As I have mentioned numerous times, I have been spending a lot of time studying what make some businesses succeed and what makes some people great. Our company builds a lot of tools that measure, forecast and analyze personal and business information to make better decisions.

So far if anyone has a magic formula for wealth, I haven't found it. Lots of great ideas for increasing your chances though.

Every once in a while it is good to go back and read some of the classics instead of just the "new" ideas found in more recent publications.

The Great Game of Business (Jack Stack, 1992) is one of those classics. It is one of the first compelling business books on the benefits of employee share ownership plans (ESOP) and more importantly, open book management.

It really makes you think that if a small re-manufacturing company can make it work, then just about any business could.

Essentially it is about making business into a game. Not a silly game but a game with rules, a scorecard, a way to win (or lose) and a reward for winning. The scorecard are the business numbers; not just quotas, targets and goals but the real numbers… income and expense and balance sheet.

Of course you need to train people to:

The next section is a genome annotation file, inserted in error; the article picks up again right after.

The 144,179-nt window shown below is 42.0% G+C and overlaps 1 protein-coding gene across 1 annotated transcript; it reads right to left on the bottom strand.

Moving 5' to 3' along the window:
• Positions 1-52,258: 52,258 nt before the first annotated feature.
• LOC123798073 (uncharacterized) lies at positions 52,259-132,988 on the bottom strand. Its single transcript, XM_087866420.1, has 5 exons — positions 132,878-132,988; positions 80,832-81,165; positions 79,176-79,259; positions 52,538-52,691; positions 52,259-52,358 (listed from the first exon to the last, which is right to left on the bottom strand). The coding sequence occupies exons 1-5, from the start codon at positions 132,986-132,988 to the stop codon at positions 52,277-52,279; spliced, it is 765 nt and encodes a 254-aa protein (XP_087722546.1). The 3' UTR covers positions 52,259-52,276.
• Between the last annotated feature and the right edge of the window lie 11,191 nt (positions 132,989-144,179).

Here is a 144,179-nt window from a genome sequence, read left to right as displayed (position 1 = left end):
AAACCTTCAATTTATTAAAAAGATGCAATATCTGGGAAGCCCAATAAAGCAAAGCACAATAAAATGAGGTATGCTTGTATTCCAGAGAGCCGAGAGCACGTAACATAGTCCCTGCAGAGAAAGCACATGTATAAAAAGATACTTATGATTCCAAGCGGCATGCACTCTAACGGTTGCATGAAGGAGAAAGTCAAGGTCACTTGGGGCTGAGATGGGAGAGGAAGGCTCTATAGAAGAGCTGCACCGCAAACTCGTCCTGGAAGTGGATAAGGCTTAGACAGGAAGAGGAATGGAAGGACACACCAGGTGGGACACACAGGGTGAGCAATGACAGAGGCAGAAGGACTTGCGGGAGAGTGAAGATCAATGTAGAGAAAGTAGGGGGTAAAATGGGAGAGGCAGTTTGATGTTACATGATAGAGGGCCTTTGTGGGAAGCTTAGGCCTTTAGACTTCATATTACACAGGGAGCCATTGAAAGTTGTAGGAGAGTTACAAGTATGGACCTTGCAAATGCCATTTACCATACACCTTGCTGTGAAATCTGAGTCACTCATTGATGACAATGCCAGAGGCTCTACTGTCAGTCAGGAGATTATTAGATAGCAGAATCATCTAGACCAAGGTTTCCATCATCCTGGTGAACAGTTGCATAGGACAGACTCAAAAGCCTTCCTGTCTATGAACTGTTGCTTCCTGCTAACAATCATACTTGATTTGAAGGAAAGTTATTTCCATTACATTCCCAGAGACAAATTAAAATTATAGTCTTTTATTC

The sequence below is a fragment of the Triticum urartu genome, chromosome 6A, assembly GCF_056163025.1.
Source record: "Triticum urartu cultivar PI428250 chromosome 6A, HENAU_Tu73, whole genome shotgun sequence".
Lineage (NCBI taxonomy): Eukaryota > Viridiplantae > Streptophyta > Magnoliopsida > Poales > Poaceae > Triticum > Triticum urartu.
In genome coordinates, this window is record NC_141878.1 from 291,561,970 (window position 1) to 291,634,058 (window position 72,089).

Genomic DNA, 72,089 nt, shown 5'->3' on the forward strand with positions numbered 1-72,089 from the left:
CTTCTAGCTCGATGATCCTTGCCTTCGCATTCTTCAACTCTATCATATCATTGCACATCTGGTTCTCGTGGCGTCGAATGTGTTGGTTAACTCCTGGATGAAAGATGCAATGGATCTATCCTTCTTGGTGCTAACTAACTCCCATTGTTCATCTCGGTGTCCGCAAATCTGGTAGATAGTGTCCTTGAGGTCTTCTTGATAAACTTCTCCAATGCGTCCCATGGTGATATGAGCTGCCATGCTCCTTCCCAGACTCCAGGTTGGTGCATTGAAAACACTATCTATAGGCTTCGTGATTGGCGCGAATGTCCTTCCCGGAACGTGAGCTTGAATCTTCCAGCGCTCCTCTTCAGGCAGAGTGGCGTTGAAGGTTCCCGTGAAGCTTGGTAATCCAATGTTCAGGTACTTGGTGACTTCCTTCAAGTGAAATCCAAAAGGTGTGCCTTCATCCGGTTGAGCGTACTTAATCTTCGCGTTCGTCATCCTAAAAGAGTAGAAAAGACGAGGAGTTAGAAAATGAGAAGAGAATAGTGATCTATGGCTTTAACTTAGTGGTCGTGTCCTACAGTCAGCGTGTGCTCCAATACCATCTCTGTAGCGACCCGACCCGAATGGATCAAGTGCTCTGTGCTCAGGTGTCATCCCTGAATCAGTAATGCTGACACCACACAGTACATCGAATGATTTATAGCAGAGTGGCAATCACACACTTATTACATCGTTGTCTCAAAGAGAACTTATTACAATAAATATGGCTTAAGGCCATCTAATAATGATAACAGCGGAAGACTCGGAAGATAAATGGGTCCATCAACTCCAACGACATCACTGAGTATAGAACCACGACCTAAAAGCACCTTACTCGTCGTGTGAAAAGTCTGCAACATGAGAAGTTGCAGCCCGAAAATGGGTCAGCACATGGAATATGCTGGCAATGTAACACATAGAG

1. Understand the numbers,
  2. Understand how they impact the numbers.

Essentially you teach them to play the game of business so that they understand how what they do in the business impacts the business results. Hundreds of people focused on a common goal are much more effective than a few top down controllers.

There are lots of other ideas and guiding principles for how to set up the game of business YOUR way for YOUR business. It is fascinating that a book written in the dark ages of 1992 has at its heart, many of the same things that authors are talking about today.

In many ways, people and business have not changed. Technology changes. Products and services change. But the game is still inherently the same.

Know the rules, plan to win, keep score and play hard to win.